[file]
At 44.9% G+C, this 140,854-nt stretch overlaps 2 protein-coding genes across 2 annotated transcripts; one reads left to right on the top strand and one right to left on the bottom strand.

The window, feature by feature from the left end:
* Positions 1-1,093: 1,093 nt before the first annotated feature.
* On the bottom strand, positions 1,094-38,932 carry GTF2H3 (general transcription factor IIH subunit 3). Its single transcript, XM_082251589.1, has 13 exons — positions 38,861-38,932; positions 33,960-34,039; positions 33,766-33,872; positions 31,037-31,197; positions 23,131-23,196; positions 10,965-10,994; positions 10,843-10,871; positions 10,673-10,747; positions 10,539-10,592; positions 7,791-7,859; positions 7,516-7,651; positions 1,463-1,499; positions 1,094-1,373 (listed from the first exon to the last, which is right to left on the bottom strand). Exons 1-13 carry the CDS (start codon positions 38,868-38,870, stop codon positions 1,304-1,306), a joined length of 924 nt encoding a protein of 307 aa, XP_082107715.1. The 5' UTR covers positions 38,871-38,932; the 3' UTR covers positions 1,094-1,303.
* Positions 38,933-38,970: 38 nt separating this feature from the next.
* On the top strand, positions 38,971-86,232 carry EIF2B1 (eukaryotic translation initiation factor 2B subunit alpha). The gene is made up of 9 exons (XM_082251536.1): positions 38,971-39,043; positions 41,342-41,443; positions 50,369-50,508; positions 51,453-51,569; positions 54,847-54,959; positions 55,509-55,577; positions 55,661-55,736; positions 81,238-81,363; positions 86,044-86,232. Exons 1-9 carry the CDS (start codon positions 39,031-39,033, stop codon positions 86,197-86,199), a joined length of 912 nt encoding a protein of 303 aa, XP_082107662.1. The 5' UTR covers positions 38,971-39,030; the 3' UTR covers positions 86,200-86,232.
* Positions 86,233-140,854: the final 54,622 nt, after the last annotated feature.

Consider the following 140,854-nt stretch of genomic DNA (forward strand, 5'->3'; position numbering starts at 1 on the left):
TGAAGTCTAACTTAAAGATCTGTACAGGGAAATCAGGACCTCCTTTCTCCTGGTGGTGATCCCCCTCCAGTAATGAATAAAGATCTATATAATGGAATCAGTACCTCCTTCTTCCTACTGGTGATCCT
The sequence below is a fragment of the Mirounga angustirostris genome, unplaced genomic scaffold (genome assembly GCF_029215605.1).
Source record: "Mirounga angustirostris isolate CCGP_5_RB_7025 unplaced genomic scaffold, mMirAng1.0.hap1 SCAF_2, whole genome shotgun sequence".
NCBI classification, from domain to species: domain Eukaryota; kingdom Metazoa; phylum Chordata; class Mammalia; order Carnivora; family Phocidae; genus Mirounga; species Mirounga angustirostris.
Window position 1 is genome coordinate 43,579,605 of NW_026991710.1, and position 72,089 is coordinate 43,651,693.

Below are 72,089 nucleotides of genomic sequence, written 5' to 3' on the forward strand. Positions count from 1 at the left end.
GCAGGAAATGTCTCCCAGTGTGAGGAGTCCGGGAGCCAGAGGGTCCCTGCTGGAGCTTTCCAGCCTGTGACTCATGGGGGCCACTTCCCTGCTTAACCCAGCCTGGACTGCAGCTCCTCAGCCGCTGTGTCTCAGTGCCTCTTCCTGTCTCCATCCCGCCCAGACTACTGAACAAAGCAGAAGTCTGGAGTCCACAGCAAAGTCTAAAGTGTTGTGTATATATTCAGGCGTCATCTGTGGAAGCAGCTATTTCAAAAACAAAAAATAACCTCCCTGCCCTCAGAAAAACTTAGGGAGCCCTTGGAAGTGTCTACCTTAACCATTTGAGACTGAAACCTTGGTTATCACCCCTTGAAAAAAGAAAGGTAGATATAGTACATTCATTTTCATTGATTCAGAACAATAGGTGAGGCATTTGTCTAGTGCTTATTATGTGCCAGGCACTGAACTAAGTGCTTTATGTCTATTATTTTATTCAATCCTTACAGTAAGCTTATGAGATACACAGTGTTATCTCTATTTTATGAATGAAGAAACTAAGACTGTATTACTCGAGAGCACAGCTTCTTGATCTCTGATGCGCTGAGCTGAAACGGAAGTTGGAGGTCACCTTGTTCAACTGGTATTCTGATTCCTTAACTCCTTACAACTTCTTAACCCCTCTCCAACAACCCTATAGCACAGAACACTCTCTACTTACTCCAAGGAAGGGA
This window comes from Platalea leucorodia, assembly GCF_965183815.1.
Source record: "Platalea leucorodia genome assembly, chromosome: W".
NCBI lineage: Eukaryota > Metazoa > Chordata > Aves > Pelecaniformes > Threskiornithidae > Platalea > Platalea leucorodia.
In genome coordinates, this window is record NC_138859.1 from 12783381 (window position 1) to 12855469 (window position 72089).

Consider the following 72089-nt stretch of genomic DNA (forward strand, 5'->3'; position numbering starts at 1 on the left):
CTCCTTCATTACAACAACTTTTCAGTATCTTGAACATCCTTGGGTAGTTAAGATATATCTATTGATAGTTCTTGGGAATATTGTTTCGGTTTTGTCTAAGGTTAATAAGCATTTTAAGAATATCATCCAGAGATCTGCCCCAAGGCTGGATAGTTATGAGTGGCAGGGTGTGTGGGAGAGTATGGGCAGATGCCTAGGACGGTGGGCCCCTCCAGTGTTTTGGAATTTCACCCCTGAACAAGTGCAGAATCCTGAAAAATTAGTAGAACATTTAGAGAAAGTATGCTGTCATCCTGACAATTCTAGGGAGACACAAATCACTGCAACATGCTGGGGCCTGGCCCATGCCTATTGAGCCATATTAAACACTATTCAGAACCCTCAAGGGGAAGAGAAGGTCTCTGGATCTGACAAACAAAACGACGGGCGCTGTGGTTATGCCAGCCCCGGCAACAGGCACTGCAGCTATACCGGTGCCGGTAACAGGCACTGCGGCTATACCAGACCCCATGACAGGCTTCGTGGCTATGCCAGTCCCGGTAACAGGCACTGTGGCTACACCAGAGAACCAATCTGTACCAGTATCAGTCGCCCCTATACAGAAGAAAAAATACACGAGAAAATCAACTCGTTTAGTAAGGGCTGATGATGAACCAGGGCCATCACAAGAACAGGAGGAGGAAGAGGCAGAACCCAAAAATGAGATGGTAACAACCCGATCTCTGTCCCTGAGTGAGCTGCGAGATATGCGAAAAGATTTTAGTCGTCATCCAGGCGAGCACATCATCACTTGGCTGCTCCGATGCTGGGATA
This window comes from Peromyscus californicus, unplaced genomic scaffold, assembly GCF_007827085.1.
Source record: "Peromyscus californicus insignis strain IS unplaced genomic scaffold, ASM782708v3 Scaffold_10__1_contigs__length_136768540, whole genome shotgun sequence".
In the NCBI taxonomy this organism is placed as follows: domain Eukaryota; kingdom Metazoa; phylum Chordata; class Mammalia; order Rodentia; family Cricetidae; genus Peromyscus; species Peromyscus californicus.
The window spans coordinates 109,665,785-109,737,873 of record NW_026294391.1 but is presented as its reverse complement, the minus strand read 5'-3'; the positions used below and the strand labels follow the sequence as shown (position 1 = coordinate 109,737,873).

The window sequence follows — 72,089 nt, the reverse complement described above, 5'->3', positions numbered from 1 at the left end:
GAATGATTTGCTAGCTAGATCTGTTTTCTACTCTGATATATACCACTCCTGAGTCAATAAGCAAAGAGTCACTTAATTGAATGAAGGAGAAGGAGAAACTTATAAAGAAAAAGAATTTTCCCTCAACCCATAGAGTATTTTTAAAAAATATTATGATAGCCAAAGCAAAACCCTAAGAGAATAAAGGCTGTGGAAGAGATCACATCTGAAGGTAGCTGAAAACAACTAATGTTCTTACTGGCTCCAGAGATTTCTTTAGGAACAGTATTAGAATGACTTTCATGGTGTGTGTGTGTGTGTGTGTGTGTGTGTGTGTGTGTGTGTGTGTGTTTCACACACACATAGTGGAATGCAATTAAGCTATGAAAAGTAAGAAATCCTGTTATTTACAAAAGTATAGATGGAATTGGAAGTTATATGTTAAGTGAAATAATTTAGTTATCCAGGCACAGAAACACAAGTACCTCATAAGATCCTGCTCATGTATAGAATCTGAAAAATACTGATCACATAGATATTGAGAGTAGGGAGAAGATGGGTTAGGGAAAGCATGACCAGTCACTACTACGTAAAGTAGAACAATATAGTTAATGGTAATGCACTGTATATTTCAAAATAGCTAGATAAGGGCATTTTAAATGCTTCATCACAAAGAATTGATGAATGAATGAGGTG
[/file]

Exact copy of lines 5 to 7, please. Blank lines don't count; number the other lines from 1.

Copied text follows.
* Positions 38,933-38,970: 38 nt separating this feature from the next.
* On the top strand, positions 38,971-86,232 carry EIF2B1 (eukaryotic translation initiation factor 2B subunit alpha). The gene is made up of 9 exons (XM_082251536.1): positions 38,971-39,043; positions 41,342-41,443; positions 50,369-50,508; positions 51,453-51,569; positions 54,847-54,959; positions 55,509-55,577; positions 55,661-55,736; positions 81,238-81,363; positions 86,044-86,232. Exons 1-9 carry the CDS (start codon positions 39,031-39,033, stop codon positions 86,197-86,199), a joined length of 912 nt encoding a protein of 303 aa, XP_082107662.1. The 5' UTR covers positions 38,971-39,030; the 3' UTR covers positions 86,200-86,232.
* Positions 86,233-140,854: the final 54,622 nt, after the last annotated feature.